BMW’s MINI may not have been successful right away in China but it’s certainly making up for the lost time now as it sold a record 15,500 cars in 2011. MINI was introduced in 2005 in China. It only sold 430 units during the first year. However, MINI continues to expand and its sales are higher by 33% to 7,000 units in the first four months of 2012 compared to the same period in 2011.
According to Friedrich Eichiner, finance chief of MINI parent BMW, MINI was initially launched with a “high price point” because of a strategy for it to be in a niche premium segment. This is likely the reason for the slow sales. Adjustments were made to this strategy last year and this is when sales took off. He said that the cars are still marketed as premium models and they’re regarded in China as “chic and fashionable."
Rolls-Royce, BMW's other British brand, also had its market in China catch up with the U.S. as its biggest market in the world. The figures for each country weren’t broken down but UK's famous luxury limos sold 6.5% higher throughout the world in the first quarter of the year to 770 units.
These two brands contribute to the BMW Group’s impressive performance in China. The group’s sales in the first four months rose by 35% to 107,000 vehicles compared to the same period last year.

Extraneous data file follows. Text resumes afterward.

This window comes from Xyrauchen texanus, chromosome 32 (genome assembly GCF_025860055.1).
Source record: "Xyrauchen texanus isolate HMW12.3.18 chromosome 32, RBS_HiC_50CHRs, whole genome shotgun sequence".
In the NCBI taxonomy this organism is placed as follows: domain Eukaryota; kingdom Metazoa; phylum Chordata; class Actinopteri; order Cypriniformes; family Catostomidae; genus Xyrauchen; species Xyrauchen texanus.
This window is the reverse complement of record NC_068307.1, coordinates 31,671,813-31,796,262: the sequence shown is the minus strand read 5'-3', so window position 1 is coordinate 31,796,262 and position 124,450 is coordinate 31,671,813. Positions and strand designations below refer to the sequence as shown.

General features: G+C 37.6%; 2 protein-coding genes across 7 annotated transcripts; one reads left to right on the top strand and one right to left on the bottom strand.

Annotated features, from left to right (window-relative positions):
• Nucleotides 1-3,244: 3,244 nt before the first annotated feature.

Last year, it had record total sales of 233,000. During the opening of BMW’s second plant in Shenyang in the north eastern part of China, Eichiner attended together with BMW chairman Norbert Reithofer. This plant, a joint venture with local partner Brilliance Automotive, will produce the X1 small SUV and the new long-wheelbase 3 series, which is designed particularly for the Chinese market.
When the new Tiexi plant starts to operate, it will double BMW's capacity in Shenyang to 200,000 vehicles annually. However, Eichiner said that the plan is to raise this to 300,000 units by the end of 2013. Reithofer was even more optimistic, explaining that as many as 400,000 units could be made because of its flexible production structure.